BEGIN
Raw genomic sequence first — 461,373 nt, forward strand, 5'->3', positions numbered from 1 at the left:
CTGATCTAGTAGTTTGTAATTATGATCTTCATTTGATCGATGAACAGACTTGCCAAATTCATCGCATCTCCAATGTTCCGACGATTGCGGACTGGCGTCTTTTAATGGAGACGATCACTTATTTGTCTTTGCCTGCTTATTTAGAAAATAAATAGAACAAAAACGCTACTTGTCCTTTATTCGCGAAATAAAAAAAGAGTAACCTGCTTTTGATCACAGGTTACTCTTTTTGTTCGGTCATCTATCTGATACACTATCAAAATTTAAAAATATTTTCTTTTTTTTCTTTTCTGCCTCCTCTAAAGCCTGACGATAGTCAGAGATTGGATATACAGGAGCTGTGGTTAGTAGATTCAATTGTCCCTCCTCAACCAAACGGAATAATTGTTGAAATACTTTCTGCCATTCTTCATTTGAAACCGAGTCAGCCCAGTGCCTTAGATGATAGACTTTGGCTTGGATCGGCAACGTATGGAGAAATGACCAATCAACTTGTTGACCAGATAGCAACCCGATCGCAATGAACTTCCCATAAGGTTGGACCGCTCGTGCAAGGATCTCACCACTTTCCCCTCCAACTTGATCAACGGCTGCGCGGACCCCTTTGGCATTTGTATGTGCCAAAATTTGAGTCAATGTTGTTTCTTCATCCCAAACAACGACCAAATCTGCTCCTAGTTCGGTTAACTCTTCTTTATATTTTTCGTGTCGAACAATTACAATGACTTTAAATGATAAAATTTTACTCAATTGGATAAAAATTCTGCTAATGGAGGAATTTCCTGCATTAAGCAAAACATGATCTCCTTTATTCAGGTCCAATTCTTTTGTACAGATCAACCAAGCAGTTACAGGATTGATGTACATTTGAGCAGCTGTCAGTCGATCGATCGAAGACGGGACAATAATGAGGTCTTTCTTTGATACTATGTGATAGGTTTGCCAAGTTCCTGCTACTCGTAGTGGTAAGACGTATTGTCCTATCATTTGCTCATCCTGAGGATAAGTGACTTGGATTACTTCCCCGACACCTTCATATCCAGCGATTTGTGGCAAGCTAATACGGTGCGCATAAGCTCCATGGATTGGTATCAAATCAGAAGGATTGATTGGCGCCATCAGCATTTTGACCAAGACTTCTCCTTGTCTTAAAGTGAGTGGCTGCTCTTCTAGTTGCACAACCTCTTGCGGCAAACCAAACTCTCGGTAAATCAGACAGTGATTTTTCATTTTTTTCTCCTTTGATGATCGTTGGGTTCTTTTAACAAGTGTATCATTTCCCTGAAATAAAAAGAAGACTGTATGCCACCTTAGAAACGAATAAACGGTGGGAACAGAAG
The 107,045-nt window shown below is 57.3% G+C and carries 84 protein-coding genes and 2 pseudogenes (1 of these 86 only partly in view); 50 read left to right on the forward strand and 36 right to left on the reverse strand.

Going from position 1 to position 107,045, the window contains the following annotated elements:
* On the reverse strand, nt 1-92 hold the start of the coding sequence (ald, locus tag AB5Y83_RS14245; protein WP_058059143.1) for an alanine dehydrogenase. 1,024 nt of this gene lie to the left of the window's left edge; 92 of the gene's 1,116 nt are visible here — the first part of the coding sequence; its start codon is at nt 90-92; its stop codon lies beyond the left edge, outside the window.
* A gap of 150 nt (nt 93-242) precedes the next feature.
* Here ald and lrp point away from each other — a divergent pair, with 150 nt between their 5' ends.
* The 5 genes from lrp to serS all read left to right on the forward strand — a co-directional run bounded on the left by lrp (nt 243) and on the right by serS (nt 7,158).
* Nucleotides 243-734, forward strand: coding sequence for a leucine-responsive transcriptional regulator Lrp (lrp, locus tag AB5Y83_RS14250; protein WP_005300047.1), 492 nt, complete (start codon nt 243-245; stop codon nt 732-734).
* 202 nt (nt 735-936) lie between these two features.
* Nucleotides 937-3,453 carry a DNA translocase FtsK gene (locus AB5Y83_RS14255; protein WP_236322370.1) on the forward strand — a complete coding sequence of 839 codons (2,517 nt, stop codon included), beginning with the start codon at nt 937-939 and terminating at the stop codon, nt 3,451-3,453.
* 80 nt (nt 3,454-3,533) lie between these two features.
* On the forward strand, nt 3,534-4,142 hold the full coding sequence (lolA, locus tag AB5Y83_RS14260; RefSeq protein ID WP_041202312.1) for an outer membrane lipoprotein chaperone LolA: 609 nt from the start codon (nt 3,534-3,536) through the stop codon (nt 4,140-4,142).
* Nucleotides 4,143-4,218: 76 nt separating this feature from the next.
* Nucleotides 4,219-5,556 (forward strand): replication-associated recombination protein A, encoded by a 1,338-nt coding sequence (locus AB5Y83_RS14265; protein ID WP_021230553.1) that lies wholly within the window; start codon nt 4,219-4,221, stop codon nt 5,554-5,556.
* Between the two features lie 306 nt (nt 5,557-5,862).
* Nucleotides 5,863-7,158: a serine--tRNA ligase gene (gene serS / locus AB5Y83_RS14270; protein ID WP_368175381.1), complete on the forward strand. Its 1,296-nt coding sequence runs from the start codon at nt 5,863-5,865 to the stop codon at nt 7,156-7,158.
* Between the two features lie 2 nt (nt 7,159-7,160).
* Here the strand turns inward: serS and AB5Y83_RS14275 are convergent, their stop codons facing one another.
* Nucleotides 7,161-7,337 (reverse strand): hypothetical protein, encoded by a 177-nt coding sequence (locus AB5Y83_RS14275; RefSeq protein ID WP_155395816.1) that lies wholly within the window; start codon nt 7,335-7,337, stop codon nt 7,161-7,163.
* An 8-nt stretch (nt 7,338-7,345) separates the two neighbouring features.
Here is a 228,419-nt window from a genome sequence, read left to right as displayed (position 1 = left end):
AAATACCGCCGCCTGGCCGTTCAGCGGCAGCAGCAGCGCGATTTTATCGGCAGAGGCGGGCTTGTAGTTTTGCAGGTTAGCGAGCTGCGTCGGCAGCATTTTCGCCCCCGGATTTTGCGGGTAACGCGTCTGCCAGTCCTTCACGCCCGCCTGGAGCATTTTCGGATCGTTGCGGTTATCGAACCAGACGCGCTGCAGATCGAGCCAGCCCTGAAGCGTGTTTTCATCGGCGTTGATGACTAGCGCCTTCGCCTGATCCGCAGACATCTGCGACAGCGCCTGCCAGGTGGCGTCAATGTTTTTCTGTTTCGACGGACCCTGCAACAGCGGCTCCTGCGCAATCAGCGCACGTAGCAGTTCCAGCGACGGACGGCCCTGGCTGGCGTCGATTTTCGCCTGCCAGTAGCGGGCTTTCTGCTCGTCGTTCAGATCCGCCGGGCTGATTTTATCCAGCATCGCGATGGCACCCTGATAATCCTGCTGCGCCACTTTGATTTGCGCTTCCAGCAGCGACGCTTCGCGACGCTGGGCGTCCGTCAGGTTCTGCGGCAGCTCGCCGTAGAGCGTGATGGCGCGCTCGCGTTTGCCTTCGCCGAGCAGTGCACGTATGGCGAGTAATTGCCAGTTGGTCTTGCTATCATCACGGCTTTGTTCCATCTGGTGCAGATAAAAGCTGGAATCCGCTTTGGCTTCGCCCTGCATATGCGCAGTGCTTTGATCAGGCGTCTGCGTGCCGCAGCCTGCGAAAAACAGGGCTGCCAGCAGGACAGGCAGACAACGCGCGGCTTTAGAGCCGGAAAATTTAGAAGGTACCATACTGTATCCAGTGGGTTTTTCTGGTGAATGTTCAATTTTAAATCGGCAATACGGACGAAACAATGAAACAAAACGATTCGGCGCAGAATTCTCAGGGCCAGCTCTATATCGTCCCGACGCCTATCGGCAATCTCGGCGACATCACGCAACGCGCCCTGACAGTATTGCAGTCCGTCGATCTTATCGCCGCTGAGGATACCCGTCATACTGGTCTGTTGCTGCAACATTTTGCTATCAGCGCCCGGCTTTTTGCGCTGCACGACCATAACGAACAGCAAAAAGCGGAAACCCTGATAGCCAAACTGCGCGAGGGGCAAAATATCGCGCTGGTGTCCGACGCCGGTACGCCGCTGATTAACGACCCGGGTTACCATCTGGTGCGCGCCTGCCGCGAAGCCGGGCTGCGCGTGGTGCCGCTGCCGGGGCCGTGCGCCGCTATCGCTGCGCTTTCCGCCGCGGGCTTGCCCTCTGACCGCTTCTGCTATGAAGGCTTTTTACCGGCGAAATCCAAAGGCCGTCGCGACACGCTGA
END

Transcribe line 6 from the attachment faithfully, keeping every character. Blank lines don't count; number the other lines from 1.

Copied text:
* A gap of 150 nt (nt 93-242) precedes the next feature.